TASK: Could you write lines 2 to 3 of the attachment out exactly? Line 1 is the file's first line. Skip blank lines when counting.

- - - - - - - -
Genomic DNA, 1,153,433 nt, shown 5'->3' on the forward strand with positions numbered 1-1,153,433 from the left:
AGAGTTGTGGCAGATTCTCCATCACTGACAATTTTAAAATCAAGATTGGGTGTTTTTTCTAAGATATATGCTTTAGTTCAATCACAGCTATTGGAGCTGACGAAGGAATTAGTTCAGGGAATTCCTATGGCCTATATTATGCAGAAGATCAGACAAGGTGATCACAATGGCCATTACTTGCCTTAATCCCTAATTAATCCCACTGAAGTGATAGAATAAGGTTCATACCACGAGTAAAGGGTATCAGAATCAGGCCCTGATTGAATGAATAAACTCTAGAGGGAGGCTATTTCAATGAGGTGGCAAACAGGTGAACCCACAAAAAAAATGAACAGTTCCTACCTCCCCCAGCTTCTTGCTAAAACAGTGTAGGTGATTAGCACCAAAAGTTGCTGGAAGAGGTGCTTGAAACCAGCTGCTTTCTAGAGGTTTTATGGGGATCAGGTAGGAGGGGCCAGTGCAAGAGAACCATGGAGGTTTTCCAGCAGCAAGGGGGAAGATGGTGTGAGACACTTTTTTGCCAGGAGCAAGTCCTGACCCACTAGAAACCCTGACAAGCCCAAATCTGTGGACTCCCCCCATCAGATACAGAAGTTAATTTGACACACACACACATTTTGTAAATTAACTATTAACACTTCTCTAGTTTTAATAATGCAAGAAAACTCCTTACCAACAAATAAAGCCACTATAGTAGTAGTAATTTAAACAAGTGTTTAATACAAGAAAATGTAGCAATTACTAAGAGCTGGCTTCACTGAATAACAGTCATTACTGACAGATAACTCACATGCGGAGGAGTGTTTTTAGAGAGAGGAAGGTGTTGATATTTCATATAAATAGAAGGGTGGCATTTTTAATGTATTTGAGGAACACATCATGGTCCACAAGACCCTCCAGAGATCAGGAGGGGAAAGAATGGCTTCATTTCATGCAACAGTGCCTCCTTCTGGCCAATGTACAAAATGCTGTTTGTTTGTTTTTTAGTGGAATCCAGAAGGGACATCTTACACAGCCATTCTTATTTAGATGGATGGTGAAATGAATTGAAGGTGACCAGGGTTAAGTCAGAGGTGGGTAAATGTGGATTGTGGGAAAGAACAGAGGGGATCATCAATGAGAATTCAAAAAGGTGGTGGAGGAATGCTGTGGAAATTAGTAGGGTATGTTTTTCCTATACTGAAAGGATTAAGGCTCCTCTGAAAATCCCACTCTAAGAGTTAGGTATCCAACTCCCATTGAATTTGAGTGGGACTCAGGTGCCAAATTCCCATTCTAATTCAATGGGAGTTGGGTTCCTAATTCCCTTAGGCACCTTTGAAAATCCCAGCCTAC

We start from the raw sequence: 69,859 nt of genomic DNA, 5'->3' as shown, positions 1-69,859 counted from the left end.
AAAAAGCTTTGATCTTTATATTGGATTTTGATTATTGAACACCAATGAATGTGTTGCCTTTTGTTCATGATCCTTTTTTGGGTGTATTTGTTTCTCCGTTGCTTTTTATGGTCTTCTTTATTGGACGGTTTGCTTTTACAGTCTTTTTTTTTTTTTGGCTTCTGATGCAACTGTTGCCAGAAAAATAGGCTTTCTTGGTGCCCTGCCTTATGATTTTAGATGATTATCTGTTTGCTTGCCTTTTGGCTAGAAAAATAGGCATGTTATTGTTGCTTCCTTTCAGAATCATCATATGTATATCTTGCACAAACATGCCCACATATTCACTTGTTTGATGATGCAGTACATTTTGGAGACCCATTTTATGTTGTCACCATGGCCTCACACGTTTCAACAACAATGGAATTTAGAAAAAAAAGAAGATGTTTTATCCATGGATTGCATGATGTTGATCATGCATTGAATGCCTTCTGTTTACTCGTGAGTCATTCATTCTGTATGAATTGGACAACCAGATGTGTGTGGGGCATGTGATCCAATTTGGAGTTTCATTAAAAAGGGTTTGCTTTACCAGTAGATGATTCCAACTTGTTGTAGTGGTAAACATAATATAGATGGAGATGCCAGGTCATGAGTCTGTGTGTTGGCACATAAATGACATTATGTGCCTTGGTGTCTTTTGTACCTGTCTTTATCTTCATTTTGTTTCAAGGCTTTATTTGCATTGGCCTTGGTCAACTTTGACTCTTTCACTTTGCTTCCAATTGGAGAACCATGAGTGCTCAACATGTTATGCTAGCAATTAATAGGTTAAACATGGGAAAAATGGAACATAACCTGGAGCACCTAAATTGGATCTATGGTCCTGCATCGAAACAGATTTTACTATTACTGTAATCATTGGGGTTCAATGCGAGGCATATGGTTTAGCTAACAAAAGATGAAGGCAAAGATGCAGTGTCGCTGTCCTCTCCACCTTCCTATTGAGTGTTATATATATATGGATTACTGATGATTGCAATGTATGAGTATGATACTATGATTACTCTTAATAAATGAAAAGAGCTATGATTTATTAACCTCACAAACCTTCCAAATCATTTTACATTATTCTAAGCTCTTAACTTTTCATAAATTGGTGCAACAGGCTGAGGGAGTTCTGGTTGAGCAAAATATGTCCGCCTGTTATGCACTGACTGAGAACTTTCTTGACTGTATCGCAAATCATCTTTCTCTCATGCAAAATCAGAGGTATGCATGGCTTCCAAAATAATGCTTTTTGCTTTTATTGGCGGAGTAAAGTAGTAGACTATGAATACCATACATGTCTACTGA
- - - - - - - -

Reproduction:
AGAGTTGTGGCAGATTCTCCATCACTGACAATTTTAAAATCAAGATTGGGTGTTTTTTCTAAGATATATGCTTTAGTTCAATCACAGCTATTGGAGCTGACGAAGGAATTAGTTCAGGGAATTCCTATGGCCTATATTATGCAGAAGATCAGACAAGGTGATCACAATGGCCATTACTTGCCTTAATCCCTAATTAATCCCACTGAAGTGATAGAATAAGGTTCATACCACGAGTAAAGGGTATCAGAATCAGGCCCTGATTGAATGAATAAACTCTAGAGGGAGGCTATTTCAATGAGGTGGCAAACAGGTGAACCCACAAAAAAAATGAACAGTTCCTACCTCCCCCAGCTTCTTGCTAAAACAGTGTAGGTGATTAGCACCAAAAGTTGCTGGAAGAGGTGCTTGAAACCAGCTGCTTTCTAGAGGTTTTATGGGGATCAGGTAGGAGGGGCCAGTGCAAGAGAACCATGGAGGTTTTCCAGCAGCAAGGGGGAAGATGGTGTGAGACACTTTTTTGCCAGGAGCAAGTCCTGACCCACTAGAAACCCTGACAAGCCCAAATCTGTGGACTCCCCCCATCAGATACAGAAGTTAATTTGACACACACACACATTTTGTAAATTAACTATTAACACTTCTCTAGTTTTAATAATGCAAGAAAACTCCTTACCAACAAATAAAGCCACTATAGTAGTAGTAATTTAAACAAGTGTTTAATACAAGAAAATGTAGCAATTACTAAGAGCTGGCTTCACTGAATAACAGTCATTACTGACAGATAACTCACATGCGGAGGAGTGTTTTTAGAGAGAGGAAGGTGTTGATATTTCATATAAATAGAAGGGTGGCATTTTTAATGTATTTGAGGAACACATCATGGTCCACAAGACCCTCCAGAGATCAGGAGGGGAAAGAATGGCTTCATTTCATGCAACAGTGCCTCCTTCTGGCCAATGTACAAAATGCTGTTTGTTTGTTTTTTAGTGGAATCCAGAAGGGACATCTTACACAGCCATTCTTATTTAGATGGATGGTGAAATGAATTGAAGGTGACCAGGGTTAAGTCAGAGGTGGGTAAATGTGGATTGTGGGAAAGAACAGAGGGGATCATCAATGAGAATTCAAAAAGGTGGTGGAGGAATGCTGTGGAAATTAGTAGGGTATGTTTTTCCTATACTGAAAGGATTAAGGCTCCTCTGAAAATCCCACTCTAAGAGTTAGGTATCCAACTCCCATTGAATTTGAGTGGGACTCAGGTGCCAAATTCCCATTCTAATTCAATGGGAGTTGGGTTCCTAATTCCCTTAGGCACCTTTGAAAATCCCAGCCTAC

We start from the raw sequence: 69,859 nt of genomic DNA, 5'->3' as shown, positions 1-69,859 counted from the left end.